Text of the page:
I LEFT Liverpool to go to drama school in London in the mid 80s, I was 19.

It wasn’t exactly the start of my career as an actor as I’d done a TV show called One Summer the year before and so had a bit of experience, but this felt like the start of my serious application and commitment to the profession.

One Summer

One Summer

I’d been to London a few times before but never for any length of time, a school trip and a CND (Campaign for Nuclear Disarmament) march were my big London memories up to that point so I was more than a little apprehensive.

The train took just over three hours to get there in those days but it seemed like the biggest journey of my life, I guess that was because it wasn’t just a jaunt down south but a new life.

Drama school was great and I enjoyed every minute of it but London took a bit of getting used to. After the best part of a year living in smelly bedsits, squats and kipping on peoples’ floors I got a room in a council flat in White City.

From my rusting 1950s window I could see two landmarks that held great comfort for me.

One was the BBC TV Centre; I could see the Blue Peter garden and the circular walled offices that Roy Castle had tap-danced in front of only a few years before, breaking the world tap dancing record with 500 schoolchildren at his side.

The other land mark of deep significance to me was Loftus Road – the home of Queens Park Rangers.

Terry Venables was in charge at the time and they’d just installed their infamous ‘plastic pitch’.

But I’d always had a soft spot for QPR – my first ever game at Anfield was against them, I went with a mate from our estate called John Knox and we seemed to walk the whole way, I don’t remember any buses being taken, there or back.

We started our walk alone, chatting amongst ourselves, but every step of the way we seemed to be joined by more and more people till by the time we saw the ground I was in the middle of a teaming mass of bodies, all singing and shouting, clapping their hands and waving their scarves.

Even though it was a crowd of people the feeling was of one solid entity. We pushed through the turnstiles and headed up the stone steps to the back of the Kop and I got my first glimpse of the brilliant green of the pitch (even today I get a rush at seeing the pitch for the first time, it’s as if I’ve forgotten it’s there every week or that I worry they’ve taken it away and replaced it with a Tesco’s or something), but it was only a glimpse.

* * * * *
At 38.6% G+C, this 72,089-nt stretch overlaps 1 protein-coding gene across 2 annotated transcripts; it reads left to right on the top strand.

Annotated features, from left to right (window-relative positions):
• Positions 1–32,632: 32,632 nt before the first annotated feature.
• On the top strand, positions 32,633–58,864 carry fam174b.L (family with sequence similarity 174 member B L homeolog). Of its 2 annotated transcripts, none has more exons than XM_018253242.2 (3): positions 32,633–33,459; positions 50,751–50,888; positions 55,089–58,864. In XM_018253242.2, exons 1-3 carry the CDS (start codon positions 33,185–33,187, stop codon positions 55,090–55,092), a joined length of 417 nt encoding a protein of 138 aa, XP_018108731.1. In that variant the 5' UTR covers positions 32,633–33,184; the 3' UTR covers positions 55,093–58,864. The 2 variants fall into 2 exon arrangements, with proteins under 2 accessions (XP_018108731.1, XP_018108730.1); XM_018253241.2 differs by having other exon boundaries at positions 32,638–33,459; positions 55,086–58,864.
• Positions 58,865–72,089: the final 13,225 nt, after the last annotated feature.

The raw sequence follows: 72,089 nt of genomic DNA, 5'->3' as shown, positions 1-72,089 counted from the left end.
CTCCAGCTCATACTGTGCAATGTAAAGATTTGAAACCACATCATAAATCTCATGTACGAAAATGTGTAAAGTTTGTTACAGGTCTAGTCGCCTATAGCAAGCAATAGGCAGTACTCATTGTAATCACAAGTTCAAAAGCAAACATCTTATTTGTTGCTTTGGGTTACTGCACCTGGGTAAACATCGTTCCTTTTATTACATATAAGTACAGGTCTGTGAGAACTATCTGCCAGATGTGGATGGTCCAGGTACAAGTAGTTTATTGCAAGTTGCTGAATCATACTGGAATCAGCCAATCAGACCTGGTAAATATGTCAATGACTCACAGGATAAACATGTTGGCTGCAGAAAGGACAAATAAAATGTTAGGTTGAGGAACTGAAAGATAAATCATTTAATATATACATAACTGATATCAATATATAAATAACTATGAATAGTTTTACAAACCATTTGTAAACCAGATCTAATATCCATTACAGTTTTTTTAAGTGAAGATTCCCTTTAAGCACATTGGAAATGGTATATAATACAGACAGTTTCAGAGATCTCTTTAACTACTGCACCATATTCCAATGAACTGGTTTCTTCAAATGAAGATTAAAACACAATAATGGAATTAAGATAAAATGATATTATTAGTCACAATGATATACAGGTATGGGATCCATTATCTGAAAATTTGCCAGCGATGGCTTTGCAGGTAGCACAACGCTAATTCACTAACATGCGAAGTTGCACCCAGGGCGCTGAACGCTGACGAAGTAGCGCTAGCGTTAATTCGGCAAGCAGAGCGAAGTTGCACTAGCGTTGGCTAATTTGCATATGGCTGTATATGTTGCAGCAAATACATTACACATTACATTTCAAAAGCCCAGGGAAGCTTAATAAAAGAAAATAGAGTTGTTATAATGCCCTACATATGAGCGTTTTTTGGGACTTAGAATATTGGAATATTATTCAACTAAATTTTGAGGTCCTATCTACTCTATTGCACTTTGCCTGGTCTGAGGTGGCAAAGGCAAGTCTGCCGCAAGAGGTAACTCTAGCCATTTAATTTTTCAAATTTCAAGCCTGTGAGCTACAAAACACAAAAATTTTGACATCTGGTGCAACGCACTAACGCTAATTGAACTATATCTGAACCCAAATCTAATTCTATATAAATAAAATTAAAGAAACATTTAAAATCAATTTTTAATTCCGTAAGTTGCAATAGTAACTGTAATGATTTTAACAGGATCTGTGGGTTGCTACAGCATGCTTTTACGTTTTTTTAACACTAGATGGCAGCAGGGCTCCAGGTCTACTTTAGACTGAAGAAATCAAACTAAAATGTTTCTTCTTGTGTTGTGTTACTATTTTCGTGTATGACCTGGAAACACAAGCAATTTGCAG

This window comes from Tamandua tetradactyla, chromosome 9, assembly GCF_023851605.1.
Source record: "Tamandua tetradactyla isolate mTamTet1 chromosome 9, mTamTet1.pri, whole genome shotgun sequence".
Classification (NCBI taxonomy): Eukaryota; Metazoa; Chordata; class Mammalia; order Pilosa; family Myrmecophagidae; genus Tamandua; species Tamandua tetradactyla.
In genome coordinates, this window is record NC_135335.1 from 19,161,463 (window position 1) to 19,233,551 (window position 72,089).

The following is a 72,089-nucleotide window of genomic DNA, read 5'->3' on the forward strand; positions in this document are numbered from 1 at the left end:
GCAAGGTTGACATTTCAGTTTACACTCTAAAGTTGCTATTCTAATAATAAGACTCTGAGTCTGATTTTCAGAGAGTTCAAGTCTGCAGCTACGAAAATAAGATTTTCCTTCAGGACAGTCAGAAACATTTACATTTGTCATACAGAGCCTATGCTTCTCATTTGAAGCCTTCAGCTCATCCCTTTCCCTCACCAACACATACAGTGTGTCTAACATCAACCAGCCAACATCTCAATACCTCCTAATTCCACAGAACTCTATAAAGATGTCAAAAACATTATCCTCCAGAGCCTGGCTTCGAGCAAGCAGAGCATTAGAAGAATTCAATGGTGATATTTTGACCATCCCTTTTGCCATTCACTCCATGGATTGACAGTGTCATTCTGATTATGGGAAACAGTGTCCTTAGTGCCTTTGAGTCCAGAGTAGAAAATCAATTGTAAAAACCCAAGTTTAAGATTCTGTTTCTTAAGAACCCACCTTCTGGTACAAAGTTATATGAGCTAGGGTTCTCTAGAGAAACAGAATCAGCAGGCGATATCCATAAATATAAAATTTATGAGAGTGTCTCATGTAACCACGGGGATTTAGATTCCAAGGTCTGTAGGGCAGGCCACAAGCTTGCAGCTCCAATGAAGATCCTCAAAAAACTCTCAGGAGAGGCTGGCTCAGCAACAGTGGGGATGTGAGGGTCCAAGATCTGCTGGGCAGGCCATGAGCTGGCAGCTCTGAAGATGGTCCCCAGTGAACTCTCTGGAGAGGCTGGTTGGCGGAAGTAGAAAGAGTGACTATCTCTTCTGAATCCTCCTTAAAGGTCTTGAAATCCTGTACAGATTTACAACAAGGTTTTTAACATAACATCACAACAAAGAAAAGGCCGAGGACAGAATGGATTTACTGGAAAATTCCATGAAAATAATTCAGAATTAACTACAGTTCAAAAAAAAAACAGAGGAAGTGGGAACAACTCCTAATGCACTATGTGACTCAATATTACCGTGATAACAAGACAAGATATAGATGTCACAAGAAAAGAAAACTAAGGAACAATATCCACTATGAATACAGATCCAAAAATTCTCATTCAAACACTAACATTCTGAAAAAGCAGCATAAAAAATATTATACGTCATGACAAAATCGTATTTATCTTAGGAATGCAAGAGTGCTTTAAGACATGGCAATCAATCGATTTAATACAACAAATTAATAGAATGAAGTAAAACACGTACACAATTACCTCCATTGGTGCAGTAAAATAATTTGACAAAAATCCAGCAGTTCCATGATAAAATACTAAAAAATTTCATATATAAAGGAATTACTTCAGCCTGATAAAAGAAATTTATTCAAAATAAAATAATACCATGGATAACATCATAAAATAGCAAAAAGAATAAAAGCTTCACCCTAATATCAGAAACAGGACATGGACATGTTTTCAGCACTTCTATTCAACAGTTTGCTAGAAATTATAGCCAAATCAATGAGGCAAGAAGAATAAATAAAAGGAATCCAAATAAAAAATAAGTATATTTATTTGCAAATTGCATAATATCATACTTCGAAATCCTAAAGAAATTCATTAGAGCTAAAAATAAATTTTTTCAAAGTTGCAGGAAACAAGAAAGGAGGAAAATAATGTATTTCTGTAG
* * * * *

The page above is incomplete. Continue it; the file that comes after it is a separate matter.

Suddenly I was heading down stone steps and John was legging it to the front, head down, weaving between legs and crash barriers to get as close as possible.

The voice of the legendary George Sephton on the tannoy boomed out announcing the team and every name was greeted with an ear splintering cheer from everyone around me.

And then the teams trotted out.

The place went wild, I’d never seen grown men behave like this, singing and screaming at these men in Red.

They sang songs for every player, who would turn and clap us as we sang their own particular song. I distinctly remember Tommy Smith took the piss out of Joey Jones for something or other and then the crowd started to taunt Stan Bowles, he’d been in the paper recently accused of shagging someone else’s wife and the Kop were remorseless in their goading of him.

If the intention was to unsettle him, it didn’t work, with Bowles instead turning to face the Kop and started clapping, just like the home team players having their names chanted.

Stan Bowles

Stan Bowles

The Kop loved this and went wild, laughed and cheered him en masse. He was our mate from then on, he could take it, he was one of us, even though he was in a blue and white hooped shirt.

The whistle blew and from then on I was all over the place, thrown all over the Kop. I lost John, me pushed one way and him another, whenever we were on the attack the crowd surged towards the goal and you had no choice but to go with them, we scored and then I was jumping, cheering, hugging total strangers next to me and then I was off again on the storm of movement.

I can’t remember the score that day, I think it was 3-1, but I’ll never forget the whole heady experience of my first match. And Stan Bowles smiling like a cheeky cockney comedian, bowing, I think he bowed to us….can that be right? Does anyone else remember this?

I went to Loftus Road often while I lived in White City, and made some good mates down there, and at the Roebuck pub on South Africa Road.

QPR are back in the top flight this season and because of that memory we share, I wish them all the best, even if Neil Warnock does drive me round the twist.

David is the founder of C.A.S.T (Creative Arts School Trust), a charity whose aim is to promote the development of communication skills and confidence building in young people through drama, music, movement, dance and film in countries where there is little or no provision. You can find out more about C.A.S.T and make a donation via JustGiving here.